Press Release Center for Biological Diversity
BLM Report: Illegal Off-road Vehicles Overrunning Parts of West Mojave Desert
Heavy Damage to Wildlife and Cultural Resources on Hundreds of Thousands of Acres
LOS ANGELES— A new Bureau of Land Management report finds that hundreds of thousands of acres of the west Mojave Desert were illegally overrun with off-road vehicles over the Thanksgiving weekend, including fragile desert areas. According to the law-enforcement report, BLM rangers documented illegal and destructive incursions into wilderness and “limited use” areas as well as “heavy illegal OHV use” in many areas. Rangers admit they don’t have the resources to protect both public safety and the natural resources of the public lands from destructive and illegal ORV use. The report estimates 33,000 ORVers visited the Barstow area alone.
Instead of caving to pressure from the oil and gas industry, New York State Governor Andrew Cuomo’s Department of Environmental Conservation has concluded that the health risks of fracking are too great, and it will not permit the controversial practice to move forward in the state. Fracking, or hydraulic fracturing, is a controversial technique in which gas drillers blast millions of gallons of water mixed with toxic chemicals into the ground to extract gas from hard-to-reach deposits deep in the earth.
The following is a statement from Earthjustice Managing Attorney Deborah Goldberg who represented the Town of Dryden, NY in its precedent-setting fracking ban case.
“This is truly a monumental day. Governor Andrew Cuomo has earned a place in history. Never before has a state with proven gas reserves banned fracking. I believe that future generations will point to this day and say ‘This is when the tide began to turn against the dirty, dangerous and destructive fossil fuel industry.’This is a hard-fought victory that belongs to the brave people of New York who refused to give up, refused to give in. Now all New Yorkers can enjoy the safety and peace of mind that the 80 New York communities that have banned fracking already have. We hope that this determined leadership Governor Cuomo has displayed will give courage to elected leaders throughout the country and world: fracking is too dangerous and must not continue
The Associated Press reported
President Barack Obama announced Tuesday that he’s removing more than 52,000 square miles of waters off Alaska’s coast from consideration for oil and gas exploration or drilling.
Read story at Obama withdraws Alaska’s Bristol Bay from drilling.
Media Release American Bird Conservancy
First-ever Reserves Established to Protect Brazil’s Araripe Manakin
Critically Endangered Bird Survives on Only 11 Square Miles
(Washington, D.C., December 15, 2014) The first-ever bird reserves have been created for the critically endangered Araripe Manakin, a six-inch bird only discovered in 1996 that numbers fewer than 800 individuals and survives in the smallest of areas – 11 square miles – in northeastern Brazil.
The reserves were made possible by the purchase of one parcel of land encompassing 140 acres and through a formal agreement with a neighboring landowner, who designated 27 acres of his land as a fully protected area. Both actions were carried out by Aquasis, a Brazilian conservation organization that has led the effort to protect the species, and through support from American Bird Conservancy (ABC), an organization that leads bird conservation efforts across the Americas.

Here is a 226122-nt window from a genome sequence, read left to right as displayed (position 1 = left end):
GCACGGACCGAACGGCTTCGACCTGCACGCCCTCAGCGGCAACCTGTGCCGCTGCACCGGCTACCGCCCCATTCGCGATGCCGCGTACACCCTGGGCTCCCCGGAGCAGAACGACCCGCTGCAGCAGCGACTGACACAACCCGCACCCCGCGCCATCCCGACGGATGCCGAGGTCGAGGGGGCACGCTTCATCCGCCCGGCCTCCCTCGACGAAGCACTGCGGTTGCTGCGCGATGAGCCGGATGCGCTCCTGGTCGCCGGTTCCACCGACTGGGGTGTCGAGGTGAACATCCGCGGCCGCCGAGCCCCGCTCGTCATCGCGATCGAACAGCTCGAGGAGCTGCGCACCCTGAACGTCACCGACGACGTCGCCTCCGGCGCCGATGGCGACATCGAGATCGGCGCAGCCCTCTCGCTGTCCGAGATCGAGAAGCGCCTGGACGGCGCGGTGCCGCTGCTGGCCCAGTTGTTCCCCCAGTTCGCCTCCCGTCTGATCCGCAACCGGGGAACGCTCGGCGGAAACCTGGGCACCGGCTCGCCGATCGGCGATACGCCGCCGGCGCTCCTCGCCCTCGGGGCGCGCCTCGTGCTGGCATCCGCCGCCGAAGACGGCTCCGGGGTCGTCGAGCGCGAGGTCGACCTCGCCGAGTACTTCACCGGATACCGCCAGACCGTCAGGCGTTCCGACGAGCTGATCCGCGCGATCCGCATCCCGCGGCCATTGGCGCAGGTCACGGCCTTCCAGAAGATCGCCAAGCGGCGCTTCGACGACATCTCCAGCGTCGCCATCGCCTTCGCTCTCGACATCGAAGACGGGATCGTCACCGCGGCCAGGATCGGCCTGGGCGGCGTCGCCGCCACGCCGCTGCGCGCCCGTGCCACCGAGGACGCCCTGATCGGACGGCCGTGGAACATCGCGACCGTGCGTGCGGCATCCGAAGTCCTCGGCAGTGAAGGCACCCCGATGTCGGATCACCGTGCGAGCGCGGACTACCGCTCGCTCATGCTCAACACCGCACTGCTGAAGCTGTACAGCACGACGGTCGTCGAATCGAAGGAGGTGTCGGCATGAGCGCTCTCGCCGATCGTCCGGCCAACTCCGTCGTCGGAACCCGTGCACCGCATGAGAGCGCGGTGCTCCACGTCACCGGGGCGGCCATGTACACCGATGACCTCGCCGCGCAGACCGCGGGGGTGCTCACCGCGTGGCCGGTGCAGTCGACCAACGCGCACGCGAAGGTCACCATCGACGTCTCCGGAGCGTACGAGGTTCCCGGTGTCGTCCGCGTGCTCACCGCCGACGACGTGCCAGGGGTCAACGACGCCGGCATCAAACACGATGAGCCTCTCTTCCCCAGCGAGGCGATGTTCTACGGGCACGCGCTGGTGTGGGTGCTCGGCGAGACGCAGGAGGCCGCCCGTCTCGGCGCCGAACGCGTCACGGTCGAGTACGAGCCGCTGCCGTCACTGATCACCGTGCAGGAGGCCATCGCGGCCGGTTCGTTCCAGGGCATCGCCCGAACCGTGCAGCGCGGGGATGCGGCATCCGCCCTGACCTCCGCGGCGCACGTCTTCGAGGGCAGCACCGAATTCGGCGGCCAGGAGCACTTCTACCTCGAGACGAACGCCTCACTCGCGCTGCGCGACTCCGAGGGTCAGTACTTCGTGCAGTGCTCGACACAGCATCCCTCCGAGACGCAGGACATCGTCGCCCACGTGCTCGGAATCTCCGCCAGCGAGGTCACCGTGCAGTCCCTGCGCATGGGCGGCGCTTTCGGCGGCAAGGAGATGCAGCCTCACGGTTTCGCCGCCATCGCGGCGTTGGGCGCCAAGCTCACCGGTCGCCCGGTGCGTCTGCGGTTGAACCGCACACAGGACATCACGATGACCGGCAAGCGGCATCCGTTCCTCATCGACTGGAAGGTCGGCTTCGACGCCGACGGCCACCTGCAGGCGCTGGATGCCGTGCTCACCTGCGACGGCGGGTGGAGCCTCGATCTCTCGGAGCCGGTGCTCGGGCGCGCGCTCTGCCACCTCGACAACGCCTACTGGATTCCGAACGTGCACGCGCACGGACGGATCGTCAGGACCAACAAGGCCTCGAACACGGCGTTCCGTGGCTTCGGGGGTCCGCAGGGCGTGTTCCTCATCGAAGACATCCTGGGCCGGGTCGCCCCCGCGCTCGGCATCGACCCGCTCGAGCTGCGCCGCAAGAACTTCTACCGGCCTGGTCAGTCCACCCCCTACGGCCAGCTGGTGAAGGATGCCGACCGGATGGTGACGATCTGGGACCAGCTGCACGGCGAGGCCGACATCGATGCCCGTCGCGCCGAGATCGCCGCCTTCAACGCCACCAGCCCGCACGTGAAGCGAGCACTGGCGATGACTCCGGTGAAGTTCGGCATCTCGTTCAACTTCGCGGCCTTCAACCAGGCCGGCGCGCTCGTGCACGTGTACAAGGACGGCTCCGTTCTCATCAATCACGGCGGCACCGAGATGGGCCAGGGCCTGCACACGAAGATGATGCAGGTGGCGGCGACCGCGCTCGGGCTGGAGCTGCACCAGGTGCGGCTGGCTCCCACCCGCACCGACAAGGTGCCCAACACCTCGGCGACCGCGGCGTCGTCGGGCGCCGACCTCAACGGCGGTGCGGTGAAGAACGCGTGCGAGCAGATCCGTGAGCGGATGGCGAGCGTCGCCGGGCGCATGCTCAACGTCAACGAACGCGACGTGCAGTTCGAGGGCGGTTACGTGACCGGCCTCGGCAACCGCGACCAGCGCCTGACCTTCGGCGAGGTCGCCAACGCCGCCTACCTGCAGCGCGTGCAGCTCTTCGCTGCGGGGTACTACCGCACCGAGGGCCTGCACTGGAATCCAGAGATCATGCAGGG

Anza-B0rrego Desert Natural History Association has two new wildflower reports
December 16, 2014 At Oyster Wash. there are Trailing Windmills/Allionia incarnata and Fremonts Desert Thorn Lycium fremontii in bloom
December 15, 2014 At the Thimble Trail Loop. were the best Asters so far this season, desert holly, and once in a while, a Creosote in bloom. Also report the first blooming Silky Dalea/ Dalea mollistChinch-weed,/Pectis papposa var. papposa ,Alkali goldenbush/ Isocoma acradenia var. acradenia
See photos,hike details and older reports at Anza-Borrego Desert Wildflowers Update.
Golden Gate Audubon held the annual Oakland Christmas Bird Count this past Sunday December 14. It is 115th year of Audubon Bird Counts and the 74th Oakland Bird Count. The preliminary total of species counted was 176, which is 7 short of the all time total. Highlights included
- A female Kingfisher eating a fish at Lake Merritt.
- An Osprey over Lake Temescal, and two at San Leandro Bay.
- Lots of owls… Western Screech, Great Horned, Long-eared, Northern Saw-whet, Barn, and Burrowing.
- Seventeen Snowy Plovers in Alameda, and one at Middle Harbor Shoreline Park too.
- A Peregrine Falcon grabbing a Northern Shoveler in Alameda.
- A Bald Eagle and Golden Eagle in Lafayette.
- Sixty-nine White Pelicans at San Pablo Reservoir, along with a family of six river otters.
- Two Barn Swallows in Alameda — the only such sighting in the Oakland count circle in the past 40 years.
- Birding by golf cart at Sequoyah Country Club… and then meeting an unusual red-hued seasonal migrant there.
Read full story at: 2014 Oakland CBC — great day, no rain | Golden Gate Audubon Society.
Press Release Center for Biological Diversity
Ignoring International Limits, U.S. Expands Fishing for Declining Bigeye Tuna
HONOLULU— The National Marine Fisheries Service today issued regulations allowing Hawaii-based longline fishermen to ignore international agreements and continue fishing for bigeye tuna after reaching the cap allowed for U.S. fishing vessels. Highly valued for sushi, bigeye tuna has been increasingly in demand for the past decade; meanwhile scientists have sounded the alarm over unsustainable fishing levels and declining populations.
“Bigeye tuna are in serious trouble, and this rule only makes it worse. Not only will these tuna pay the price, but so will the whales, dolphins and other animals that get caught on their hooks,” said Catherine Kilduff with the Center for Biological Diversity. “International limits were put in place for a reason, and this rule is simply a cynical workaround to allow fishing to go right ahead even though the limit’s already been caught.”
Today’s rule, which implements an amendment to the Fishery Ecosystem Plan for Pelagic Fisheries of the Western Pacific Region approved earlier this year (Amendment 7), dodges quotas intended to prevent overfishing by creating a separate quota for “U.S. Pacific Territories” and then allowing that quota to be transferred to Hawaii-based fishermen who neither fish in territorial waters nor land their catch in the territories.